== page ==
In more recent history, Queen Victoria of Britain’s son Leopold had hemophilia, and two of her daughters, Alice and Beatrice, were carriers of the gene. Through them, hemophilia was passed on to the royal families in Spain and Russia, including Tsar Nicholas II’s only son Alekei.

Initially the medical profession thought that the bleeding tendency was caused by a structural defect in the blood vessels, but in 1937, a substance was found that could produce clotting in the blood of haemophiliacs. This was called AHG, or ‘anti-hemophilic globulin’.

However, in 1944 researchers found a remarkable case where blood from two different hemophiliacs was mixed, both were able to clot. Nobody could explain this until 1952, until the researchers in England working with Stephen Christmas documented there were two types of hemophilia. They called his version Christmas disease. So it became obvious that there were two factors at work and when the different bloods were mixed, they supplied for each other, the missing AHG’s.

The actual names were assigned to these AHG’s by an international committee in 1962. Factor VIII deficiency became known as Haemophilia A, and Factor IX deficiency as Haemophilia B or Christmas Disease.

A Merry Christmas to you all.
Dr. Iain.


Agony Column

Dear Hillary,
I wish you all the best but I find many stories in your column very funny. Sorry to tell you but I not find Thailand very different from other countries in the world. The people in Thailand wish a good life for themselves and their families. Same as everywhere in the world. The problems for Farang coming here starts when they think they can buy anything for money. You can never buy a people’s heart with money but what you can do is the following : If you meet a nice Thai woman and you take very good care of her then she can start take you a little bit into her heart but it is up to you. If you treat people no good then people will treat you no good back. Same as everywhere in the world. If you are coming here and you are in the middle age, hairless with big stomach - then I suppose you have a mirror in your home? Now, go to your mirror and take a look and you will have the answer. And I don’t think you will find your self very sexy.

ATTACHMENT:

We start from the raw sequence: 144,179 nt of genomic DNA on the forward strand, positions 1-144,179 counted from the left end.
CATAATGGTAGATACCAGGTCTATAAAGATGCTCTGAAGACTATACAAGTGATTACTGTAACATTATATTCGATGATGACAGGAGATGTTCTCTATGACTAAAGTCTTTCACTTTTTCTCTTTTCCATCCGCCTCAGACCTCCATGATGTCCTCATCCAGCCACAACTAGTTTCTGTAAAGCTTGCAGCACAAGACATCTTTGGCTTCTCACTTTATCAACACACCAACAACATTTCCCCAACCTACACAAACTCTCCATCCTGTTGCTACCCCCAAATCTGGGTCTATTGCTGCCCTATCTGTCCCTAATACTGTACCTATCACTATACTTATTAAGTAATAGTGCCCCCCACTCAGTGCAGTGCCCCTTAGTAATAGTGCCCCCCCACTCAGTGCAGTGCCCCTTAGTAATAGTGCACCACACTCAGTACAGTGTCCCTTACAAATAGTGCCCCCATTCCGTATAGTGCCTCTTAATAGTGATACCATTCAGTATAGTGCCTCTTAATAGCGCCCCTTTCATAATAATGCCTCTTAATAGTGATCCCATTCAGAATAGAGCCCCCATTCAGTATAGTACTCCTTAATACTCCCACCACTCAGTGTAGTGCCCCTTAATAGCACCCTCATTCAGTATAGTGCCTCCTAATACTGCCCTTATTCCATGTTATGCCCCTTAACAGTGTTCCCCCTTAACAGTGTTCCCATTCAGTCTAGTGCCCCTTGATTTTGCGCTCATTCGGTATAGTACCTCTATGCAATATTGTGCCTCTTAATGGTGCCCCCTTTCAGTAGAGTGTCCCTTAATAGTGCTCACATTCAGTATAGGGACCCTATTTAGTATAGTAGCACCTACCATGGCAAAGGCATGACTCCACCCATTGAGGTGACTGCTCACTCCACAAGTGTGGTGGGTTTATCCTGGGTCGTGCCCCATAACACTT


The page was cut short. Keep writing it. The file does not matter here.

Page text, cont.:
If you are coming here and looking for a good life - you can have it, but you have to find the right woman for you same as in Europe. You must also look at her mother because here is a hierarchy which means that the mother is the boss in the family. If the mother is good then you can have a very good chance to have a good relationship with your lady. If you wish to give somebody money or other stuff, then you should give from your heart and not ask for something back. If you not can give from your heart then I recommend you not to give. And remember you are the boss of your wallet. In Thailand I have meet many fantastic people but like any other countries in the world you can also find bad people here. I will recommend the farrangs to act as follows : You must remember nobody asked you to come to Thailand - you come of your own free will. You are a guest in this country and you act like a guest. You also act as you do in your homeland and I am sure you will not have any problems in Thailand whatsoever. To all farrangs : I wish you good luck in this fantastic land. Best regards.
David

Dear David,
Thank you for your letter, obviously written from the heart (and not in your native tongue, so forgive my rewriting a couple of passages, Petal), and from someone who seems to have found his way to happiness in this country. The message of ‘Do unto others as you would wish them to do unto you’ works very well in all societies, European or Asian. There is no difference. You put down Thai ladies at your own risk. This is their country. You will never win. Remember that as well as David’s tips. So every time you walk down Loy Kroh Road and a bevy of beauties call out, “Hello sexy man!” have a think about David’s description “middle age, hairless with big stomach” and say to yourself whether you honestly really are a ‘sexy man’, or whether you are being conned. When the relationship begins with a falsehood, it won’t get any better. It’s as good as it gets. Beware, my Petals!

Dear Hillary,
I posted some Belgian chocolates to you today as promised, unlike that stingy Mr.Singha, I did keep my word. I hope they arrive safe and sound, the boxes are wrapped in foil so I hope they will be okay. Thanks for printing my letters to you. I’m Derrick, an Australian made in England, but who’s heart is 100 percent Thai. Thanks for your great column Hillary and I wish you and all at Chiangmai Mail a very Happy and Healthy Farrang New Year. Lotsaluv.
Delboy

Dear Delboy,
Thank you so much. I hope they arrive safe and sound too. Wrapped in foil sounds good, though I hope the post office doesn’t blow them up, thinking they are some sort of bomb. I will also alert our messenger at the office that if the said choccies are not delivered immediately to my office, I will tear his left leg off and beat him to death with the soggy end (in a gentle ladylike manner of course). I am glad you enjoy the column, Petal, and look forward to helping you again in the New Year, and all the best to you, down in Australia.

Dear Hillary,
Just a quickie. I want to send a little girl some money for Xmas/New Year, but I’ve been told that it’s not too safe sending by post. As I won’t be back in Thailand till around March/April, it is a bit late to bring it over myself. What’s your suggestion?